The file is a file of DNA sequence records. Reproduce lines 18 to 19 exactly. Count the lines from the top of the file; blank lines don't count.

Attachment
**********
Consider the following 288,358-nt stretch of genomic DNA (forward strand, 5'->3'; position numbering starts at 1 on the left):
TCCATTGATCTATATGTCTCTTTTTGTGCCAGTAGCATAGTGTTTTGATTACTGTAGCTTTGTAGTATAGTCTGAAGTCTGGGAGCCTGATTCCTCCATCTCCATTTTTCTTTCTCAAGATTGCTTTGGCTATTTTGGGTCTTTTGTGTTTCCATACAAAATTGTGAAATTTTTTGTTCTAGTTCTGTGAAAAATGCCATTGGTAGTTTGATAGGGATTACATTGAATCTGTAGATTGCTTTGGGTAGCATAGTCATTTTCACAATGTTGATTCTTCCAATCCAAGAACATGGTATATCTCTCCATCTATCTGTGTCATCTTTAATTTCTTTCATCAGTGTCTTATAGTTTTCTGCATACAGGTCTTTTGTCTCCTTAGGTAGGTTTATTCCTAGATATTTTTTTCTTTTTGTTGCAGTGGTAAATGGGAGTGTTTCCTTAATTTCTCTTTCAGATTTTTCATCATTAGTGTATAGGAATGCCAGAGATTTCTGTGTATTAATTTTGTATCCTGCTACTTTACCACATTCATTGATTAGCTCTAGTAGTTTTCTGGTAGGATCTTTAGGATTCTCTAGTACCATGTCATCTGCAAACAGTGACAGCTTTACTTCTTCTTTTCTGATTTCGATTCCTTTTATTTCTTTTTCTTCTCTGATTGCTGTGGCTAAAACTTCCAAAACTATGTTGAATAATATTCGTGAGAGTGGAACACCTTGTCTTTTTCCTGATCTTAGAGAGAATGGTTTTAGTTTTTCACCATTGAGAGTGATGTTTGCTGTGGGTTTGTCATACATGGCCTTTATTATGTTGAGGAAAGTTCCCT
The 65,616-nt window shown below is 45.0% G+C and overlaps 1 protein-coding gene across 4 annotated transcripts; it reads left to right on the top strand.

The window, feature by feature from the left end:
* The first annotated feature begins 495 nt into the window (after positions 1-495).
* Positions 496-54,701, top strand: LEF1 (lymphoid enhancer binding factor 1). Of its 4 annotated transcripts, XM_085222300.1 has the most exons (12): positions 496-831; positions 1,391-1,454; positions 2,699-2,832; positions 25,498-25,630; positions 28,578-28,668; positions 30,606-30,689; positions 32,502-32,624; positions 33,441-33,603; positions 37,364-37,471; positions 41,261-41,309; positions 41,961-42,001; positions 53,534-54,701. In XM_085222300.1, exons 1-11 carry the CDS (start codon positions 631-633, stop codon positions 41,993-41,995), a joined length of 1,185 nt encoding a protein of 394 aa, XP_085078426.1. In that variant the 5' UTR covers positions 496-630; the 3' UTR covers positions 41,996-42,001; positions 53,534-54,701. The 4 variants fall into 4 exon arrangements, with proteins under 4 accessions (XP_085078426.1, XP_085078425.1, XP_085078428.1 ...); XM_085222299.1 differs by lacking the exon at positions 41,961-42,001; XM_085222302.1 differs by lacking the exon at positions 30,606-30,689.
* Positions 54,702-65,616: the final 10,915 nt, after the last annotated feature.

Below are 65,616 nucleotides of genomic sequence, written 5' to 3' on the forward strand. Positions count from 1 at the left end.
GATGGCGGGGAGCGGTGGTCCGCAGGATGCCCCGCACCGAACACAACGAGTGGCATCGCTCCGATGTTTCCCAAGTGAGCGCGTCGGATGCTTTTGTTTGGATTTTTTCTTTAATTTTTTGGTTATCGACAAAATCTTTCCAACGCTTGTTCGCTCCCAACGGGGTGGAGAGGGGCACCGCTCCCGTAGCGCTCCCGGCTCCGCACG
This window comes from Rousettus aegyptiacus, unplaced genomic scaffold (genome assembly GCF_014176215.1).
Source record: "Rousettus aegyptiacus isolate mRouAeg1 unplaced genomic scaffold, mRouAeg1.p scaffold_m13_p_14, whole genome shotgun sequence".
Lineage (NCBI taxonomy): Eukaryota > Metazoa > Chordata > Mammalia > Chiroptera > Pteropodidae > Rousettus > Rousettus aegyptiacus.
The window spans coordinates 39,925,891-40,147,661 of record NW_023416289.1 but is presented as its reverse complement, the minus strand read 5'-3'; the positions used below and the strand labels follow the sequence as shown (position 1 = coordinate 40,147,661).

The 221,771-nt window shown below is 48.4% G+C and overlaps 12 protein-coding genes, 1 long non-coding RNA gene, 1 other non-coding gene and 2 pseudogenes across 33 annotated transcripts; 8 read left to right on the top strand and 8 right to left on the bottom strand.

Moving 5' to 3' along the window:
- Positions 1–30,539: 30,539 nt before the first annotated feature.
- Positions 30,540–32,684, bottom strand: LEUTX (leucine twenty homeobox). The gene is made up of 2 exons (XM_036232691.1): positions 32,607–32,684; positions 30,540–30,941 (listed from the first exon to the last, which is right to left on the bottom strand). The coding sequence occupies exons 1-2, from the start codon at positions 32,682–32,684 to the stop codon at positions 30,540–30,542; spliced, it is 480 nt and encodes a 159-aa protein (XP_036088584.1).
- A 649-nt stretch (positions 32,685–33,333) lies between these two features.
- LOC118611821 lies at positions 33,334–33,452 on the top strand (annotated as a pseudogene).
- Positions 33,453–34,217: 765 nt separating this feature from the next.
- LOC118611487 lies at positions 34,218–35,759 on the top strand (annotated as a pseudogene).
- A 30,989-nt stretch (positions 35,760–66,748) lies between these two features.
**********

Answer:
- A 649-nt stretch (positions 32,685–33,333) lies between these two features.
- LOC118611821 lies at positions 33,334–33,452 on the top strand (annotated as a pseudogene).